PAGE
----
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Title: Avian sarcoma and leukosis virus-receptor interactions: From classical genetics to novel insights into virus-cell membrane fusion

Abstract

For over 40 years, avian sarcoma and leukosis virus (ASLV)-receptor interactions have been employed as a useful model system to study the mechanism of retroviral entry into cells. Pioneering studies on this system focused upon the genetic basis of the differential susceptibilities of different lines of chickens to infection by distinct subgroups of ASLV. These studies led to the definition of three distinct autosomal recessive genes that were predicted to encode cellular receptors for different viral subgroups. They also led to the concept of viral interference, i.e. the mechanism by which infection by one virus can render cells resistant to reinfection by other viruses that use the same cellular receptor. Here, we review the contributions that analyses of the ASLV-receptor system have made in unraveling the mechanisms of retroviral entry into cells and focus on key findings such as identification and characterization of the ASLV receptor genes and the subsequent elucidation of an unprecedented mechanism of virus-cell fusion. Since many of the initial findings on this system were published in the early volumes of Virology, this subject is especially well suited to this special anniversary issue of the journal.

Authors:
 [1];  [1];  [2]
  1. Infectious Disease Laboratory, Salk Institute, La Jolla, San Diego, CA 92037-1099 (United States)
  2. Infectious Disease Laboratory, Salk Institute, La Jolla, San Diego, CA 92037-1099 (United States). E-mail: jyoung@salk.edu
Publication Date:
OSTI Identifier:
20779446
Resource Type:
Journal Article
Resource Relation:
Journal Name: Virology; Journal Volume: 344; Journal Issue: 1; Other Information: DOI: 10.1016/j.virol.2005.09.021; PII: S0042-6822(05)00590-8; Copyright (c) 2005 Elsevier Science B.V., Amsterdam, The Netherlands, All rights reserved; Country of input: International Atomic Energy Agency (IAEA)
Country of Publication:
United States
Language:
English
Subject:
60 APPLIED LIFE SCIENCES; CELL MEMBRANES; CHICKENS; GENETICS; RECEPTORS; SARCOMAS; VIRUSES

Citation Formats

Barnard, R.J.O., Elleder, D., and Young, J.A.T.. Avian sarcoma and leukosis virus-receptor interactions: From classical genetics to novel insights into virus-cell membrane fusion. United States: N. p., 2006. Web. doi:10.1016/J.VIROL.2005.0.
Barnard, R.J.O., Elleder, D., & Young, J.A.T.. Avian sarcoma and leukosis virus-receptor interactions: From classical genetics to novel insights into virus-cell membrane fusion. United States. doi:10.1016/J.VIROL.2005.0.
Barnard, R.J.O., Elleder, D., and Young, J.A.T.. Thu . "Avian sarcoma and leukosis virus-receptor interactions: From classical genetics to novel insights into virus-cell membrane fusion". United States. doi:10.1016/J.VIROL.2005.0.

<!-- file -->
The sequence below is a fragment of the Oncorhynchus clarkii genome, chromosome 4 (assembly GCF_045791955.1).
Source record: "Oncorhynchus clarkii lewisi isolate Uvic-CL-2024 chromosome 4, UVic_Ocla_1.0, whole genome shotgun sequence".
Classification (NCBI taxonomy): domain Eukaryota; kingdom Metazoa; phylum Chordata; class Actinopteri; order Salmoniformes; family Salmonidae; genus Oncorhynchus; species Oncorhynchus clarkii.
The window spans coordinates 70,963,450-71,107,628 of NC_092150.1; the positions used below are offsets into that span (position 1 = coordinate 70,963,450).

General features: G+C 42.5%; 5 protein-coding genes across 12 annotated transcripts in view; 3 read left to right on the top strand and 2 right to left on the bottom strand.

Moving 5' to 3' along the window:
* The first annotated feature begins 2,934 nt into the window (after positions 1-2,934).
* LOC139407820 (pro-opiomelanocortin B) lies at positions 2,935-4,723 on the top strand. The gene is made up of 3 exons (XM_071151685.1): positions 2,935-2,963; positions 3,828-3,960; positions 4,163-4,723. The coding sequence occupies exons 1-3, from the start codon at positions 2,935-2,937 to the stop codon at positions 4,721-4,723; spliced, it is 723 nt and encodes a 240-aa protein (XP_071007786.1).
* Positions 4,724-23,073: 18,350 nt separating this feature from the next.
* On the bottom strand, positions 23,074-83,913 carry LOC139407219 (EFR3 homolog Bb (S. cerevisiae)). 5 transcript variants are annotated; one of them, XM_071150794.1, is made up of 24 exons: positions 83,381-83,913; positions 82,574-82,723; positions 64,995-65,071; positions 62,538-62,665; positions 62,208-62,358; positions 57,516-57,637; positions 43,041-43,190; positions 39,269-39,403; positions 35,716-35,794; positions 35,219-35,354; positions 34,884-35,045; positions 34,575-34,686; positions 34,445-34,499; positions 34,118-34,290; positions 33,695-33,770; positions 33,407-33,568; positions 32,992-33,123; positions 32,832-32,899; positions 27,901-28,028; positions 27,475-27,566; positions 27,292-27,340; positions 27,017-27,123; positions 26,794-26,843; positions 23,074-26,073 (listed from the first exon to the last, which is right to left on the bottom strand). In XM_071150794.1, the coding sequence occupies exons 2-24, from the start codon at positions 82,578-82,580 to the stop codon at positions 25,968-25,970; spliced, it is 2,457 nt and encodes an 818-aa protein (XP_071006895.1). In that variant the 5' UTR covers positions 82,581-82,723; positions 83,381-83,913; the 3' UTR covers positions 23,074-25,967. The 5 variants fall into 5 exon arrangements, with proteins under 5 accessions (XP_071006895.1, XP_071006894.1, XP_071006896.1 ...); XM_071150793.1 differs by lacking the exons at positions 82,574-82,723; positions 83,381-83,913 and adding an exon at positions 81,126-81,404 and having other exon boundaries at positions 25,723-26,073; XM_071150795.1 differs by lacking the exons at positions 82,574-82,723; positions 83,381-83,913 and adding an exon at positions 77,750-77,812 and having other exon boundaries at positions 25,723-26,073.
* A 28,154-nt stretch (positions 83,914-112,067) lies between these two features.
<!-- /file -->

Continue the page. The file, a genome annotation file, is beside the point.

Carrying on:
@article{osti_20779446,
title = {Avian sarcoma and leukosis virus-receptor interactions: From classical genetics to novel insights into virus-cell membrane fusion},
author = {Barnard, R.J.O. and Elleder, D. and Young, J.A.T.},
abstractNote = {For over 40 years, avian sarcoma and leukosis virus (ASLV)-receptor interactions have been employed as a useful model system to study the mechanism of retroviral entry into cells. Pioneering studies on this system focused upon the genetic basis of the differential susceptibilities of different lines of chickens to infection by distinct subgroups of ASLV. These studies led to the definition of three distinct autosomal recessive genes that were predicted to encode cellular receptors for different viral subgroups. They also led to the concept of viral interference, i.e. the mechanism by which infection by one virus can render cells resistant to reinfection by other viruses that use the same cellular receptor. Here, we review the contributions that analyses of the ASLV-receptor system have made in unraveling the mechanisms of retroviral entry into cells and focus on key findings such as identification and characterization of the ASLV receptor genes and the subsequent elucidation of an unprecedented mechanism of virus-cell fusion. Since many of the initial findings on this system were published in the early volumes of Virology, this subject is especially well suited to this special anniversary issue of the journal.},
doi = {10.1016/J.VIROL.2005.0},
journal = {Virology},
number = 1,
volume = 344,
place = {United States},
year = {Thu Jan 05 00:00:00 EST 2006},
month = {Thu Jan 05 00:00:00 EST 2006}
}